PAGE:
The newest high-end CF (CompactFlash) cards for pro-caliber cameras are marked CFast 2.0. That classification corresponds to a sizzling read speed of 560MB/s and an impressive write speed of 495MB/s. The flagship Canon 1D X Mark II has one CFast 2.0 slot and one regular CF slot; the formidable Nikon D5 is available in dual CF and dual XQD card slot configurations. The Nikon Z 7, Z 6 and D500 also have slots for XQD cards, as do some Sony high-end pro-caliber video cameras.
XQD cards, originally designed as a replacement for the CF cards they resemble, provide much faster data transfer rates along with higher capacities—over 2TB. They use the PCI Express data transfer interface and they’re optimized for ultrahigh-res cameras and high-definition camcorders. However, they’re not backward compatible with CF or CFast cards and only work in cameras with XQD slots.
Yes, SDXC cards (in full size and micro versions) are by far the most popular memory cards worldwide. Since most mirrorless cameras also use them, they will likely continue to dominate the market. But CFast and XQD cards are now definitely contenders in the high-performance memory card game. They’re excellent choices for those who shoot with the high-performance cameras that support them.
Eight High-Performance Memory Cards
SanDisk 128GB Extreme Pro UHS-II microSDXC
Optimized for 4K video content, this U3, Class 10 card provides a maximum read speed of 275MB/s, a maximum write speed of 100 MB/s, and a minimum video write speed of 30MB/s. SanDisk made it shock, temperature and water resistant as well as X-ray proof.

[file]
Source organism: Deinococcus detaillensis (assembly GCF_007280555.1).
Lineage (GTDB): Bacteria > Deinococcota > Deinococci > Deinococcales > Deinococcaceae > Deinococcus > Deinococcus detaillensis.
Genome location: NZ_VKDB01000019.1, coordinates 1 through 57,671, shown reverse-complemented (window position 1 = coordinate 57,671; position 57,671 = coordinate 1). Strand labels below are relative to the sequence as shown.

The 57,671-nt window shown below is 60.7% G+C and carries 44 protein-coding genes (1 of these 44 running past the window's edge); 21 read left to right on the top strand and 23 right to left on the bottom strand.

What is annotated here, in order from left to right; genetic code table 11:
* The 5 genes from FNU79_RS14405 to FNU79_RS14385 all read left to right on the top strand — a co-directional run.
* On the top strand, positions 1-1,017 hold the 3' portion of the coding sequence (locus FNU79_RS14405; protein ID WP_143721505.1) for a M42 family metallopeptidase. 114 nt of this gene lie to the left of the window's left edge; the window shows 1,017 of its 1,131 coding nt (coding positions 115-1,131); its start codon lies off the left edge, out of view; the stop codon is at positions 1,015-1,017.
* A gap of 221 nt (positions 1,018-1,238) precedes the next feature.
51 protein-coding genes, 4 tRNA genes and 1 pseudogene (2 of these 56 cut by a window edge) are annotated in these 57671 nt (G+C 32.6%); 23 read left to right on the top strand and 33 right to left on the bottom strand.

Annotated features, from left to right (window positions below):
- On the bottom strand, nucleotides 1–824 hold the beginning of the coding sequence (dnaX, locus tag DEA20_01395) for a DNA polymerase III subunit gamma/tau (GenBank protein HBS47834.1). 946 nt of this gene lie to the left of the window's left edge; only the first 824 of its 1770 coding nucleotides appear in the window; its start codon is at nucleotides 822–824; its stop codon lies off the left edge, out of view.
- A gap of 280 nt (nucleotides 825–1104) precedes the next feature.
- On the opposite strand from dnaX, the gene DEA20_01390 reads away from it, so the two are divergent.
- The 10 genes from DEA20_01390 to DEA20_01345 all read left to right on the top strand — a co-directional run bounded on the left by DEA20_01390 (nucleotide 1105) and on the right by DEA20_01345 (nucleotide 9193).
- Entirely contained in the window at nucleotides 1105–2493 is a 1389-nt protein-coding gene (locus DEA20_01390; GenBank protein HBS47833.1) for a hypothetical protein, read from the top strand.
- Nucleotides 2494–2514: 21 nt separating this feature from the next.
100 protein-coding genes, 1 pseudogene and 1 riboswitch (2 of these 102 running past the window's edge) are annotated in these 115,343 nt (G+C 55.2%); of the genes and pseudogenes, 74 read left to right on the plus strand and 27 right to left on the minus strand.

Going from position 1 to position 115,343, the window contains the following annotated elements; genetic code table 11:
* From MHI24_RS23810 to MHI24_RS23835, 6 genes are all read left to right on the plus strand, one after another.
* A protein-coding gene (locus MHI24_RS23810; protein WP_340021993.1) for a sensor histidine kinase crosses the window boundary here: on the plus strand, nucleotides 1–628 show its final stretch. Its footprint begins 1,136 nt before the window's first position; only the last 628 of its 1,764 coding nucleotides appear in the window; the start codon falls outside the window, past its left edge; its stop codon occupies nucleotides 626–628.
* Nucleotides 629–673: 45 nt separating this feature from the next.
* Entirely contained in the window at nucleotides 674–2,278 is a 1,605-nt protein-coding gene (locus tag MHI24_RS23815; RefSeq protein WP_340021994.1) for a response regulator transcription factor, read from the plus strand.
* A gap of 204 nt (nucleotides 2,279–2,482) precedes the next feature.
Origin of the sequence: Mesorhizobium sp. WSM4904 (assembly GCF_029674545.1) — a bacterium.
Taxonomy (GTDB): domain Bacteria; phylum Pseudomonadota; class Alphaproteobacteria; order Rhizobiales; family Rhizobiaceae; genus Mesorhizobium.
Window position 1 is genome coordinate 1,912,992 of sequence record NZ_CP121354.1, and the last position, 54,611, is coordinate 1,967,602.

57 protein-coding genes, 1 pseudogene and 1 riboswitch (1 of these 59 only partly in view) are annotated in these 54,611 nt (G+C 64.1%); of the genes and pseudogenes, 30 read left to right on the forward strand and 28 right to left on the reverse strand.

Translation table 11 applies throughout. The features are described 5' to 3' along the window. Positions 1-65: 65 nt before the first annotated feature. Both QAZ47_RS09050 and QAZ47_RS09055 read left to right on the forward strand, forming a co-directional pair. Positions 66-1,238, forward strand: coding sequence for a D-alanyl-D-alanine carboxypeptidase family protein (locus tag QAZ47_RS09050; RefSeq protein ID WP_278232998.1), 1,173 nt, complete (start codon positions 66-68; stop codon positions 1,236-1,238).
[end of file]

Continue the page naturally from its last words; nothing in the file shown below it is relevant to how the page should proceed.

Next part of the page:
It comes with a USB 3.0 card reader for enhanced transfer rates as well as downloadable RescuePro Deluxe software for easy file recovery. $99.95.
Sony 128GB SF-G Tough Series UHS-II SDXC
Acclaimed for its robust design that omits the built-in write protect switch to enhance ruggedness, this UHS-II, V90, U3, Class 10 card also delivers impressive performance. The Sony Tough features a maximum read speed of 300MB/s and a maximum write speed of 299MB/s.
Moreover, its minimum video performance speed of 90MB/s makes it suitable for 8K, 4K, 3D and 60p video applications. It’s said to be bend/drop/water/temperature/X-ray/UV proof and comes with downloadable File Rescue software. $274.99.
This Lexar card is designed for such applications as capturing high-speed imagery and 1080p Full HD, 3D and 4K video with a DSLR, HD camcorder or 3D camera. The SDXC UHS-II Class 10 card (rated at 2000x in the old speed rating system) delivers a maximum read speed of 300MB/s and a maximum write speed of 260MB/s.